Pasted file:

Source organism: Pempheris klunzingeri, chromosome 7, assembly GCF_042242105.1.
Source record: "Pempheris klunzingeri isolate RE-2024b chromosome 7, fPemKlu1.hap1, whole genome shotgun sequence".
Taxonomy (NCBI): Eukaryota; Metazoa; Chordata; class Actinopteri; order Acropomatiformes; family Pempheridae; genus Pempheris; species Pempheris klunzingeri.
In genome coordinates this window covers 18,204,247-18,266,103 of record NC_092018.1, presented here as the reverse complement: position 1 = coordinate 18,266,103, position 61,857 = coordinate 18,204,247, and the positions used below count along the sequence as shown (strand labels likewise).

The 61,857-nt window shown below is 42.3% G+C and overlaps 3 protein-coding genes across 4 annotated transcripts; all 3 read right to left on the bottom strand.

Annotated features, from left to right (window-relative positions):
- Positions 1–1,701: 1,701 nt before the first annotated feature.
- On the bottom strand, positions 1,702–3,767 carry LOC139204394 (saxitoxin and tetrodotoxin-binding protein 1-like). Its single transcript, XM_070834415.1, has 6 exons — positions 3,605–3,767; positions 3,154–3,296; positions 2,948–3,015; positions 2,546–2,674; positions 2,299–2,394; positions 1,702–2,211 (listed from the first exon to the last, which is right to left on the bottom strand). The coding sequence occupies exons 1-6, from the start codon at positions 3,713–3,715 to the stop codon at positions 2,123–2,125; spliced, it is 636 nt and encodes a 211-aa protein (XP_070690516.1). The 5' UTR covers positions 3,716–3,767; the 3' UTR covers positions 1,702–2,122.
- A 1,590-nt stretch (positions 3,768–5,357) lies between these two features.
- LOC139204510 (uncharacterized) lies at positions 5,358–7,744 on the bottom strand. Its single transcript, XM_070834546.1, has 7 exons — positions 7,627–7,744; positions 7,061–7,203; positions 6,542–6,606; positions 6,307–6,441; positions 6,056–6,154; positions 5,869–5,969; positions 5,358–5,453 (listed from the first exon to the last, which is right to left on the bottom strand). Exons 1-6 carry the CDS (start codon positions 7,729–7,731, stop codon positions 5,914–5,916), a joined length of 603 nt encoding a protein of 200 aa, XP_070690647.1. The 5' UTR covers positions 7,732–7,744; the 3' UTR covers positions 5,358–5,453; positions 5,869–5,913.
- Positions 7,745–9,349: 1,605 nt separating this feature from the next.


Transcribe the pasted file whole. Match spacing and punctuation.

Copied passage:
Source organism: Pempheris klunzingeri, chromosome 7, assembly GCF_042242105.1.
Source record: "Pempheris klunzingeri isolate RE-2024b chromosome 7, fPemKlu1.hap1, whole genome shotgun sequence".
Taxonomy (NCBI): Eukaryota; Metazoa; Chordata; class Actinopteri; order Acropomatiformes; family Pempheridae; genus Pempheris; species Pempheris klunzingeri.
In genome coordinates this window covers 18,204,247-18,266,103 of record NC_092018.1, presented here as the reverse complement: position 1 = coordinate 18,266,103, position 61,857 = coordinate 18,204,247, and the positions used below count along the sequence as shown (strand labels likewise).

The 61,857-nt window shown below is 42.3% G+C and overlaps 3 protein-coding genes across 4 annotated transcripts; all 3 read right to left on the bottom strand.

Annotated features, from left to right (window-relative positions):
- Positions 1–1,701: 1,701 nt before the first annotated feature.
- On the bottom strand, positions 1,702–3,767 carry LOC139204394 (saxitoxin and tetrodotoxin-binding protein 1-like). Its single transcript, XM_070834415.1, has 6 exons — positions 3,605–3,767; positions 3,154–3,296; positions 2,948–3,015; positions 2,546–2,674; positions 2,299–2,394; positions 1,702–2,211 (listed from the first exon to the last, which is right to left on the bottom strand). The coding sequence occupies exons 1-6, from the start codon at positions 3,713–3,715 to the stop codon at positions 2,123–2,125; spliced, it is 636 nt and encodes a 211-aa protein (XP_070690516.1). The 5' UTR covers positions 3,716–3,767; the 3' UTR covers positions 1,702–2,122.
- A 1,590-nt stretch (positions 3,768–5,357) lies between these two features.
- LOC139204510 (uncharacterized) lies at positions 5,358–7,744 on the bottom strand. Its single transcript, XM_070834546.1, has 7 exons — positions 7,627–7,744; positions 7,061–7,203; positions 6,542–6,606; positions 6,307–6,441; positions 6,056–6,154; positions 5,869–5,969; positions 5,358–5,453 (listed from the first exon to the last, which is right to left on the bottom strand). Exons 1-6 carry the CDS (start codon positions 7,729–7,731, stop codon positions 5,914–5,916), a joined length of 603 nt encoding a protein of 200 aa, XP_070690647.1. The 5' UTR covers positions 7,732–7,744; the 3' UTR covers positions 5,358–5,453; positions 5,869–5,913.
- Positions 7,745–9,349: 1,605 nt separating this feature from the next.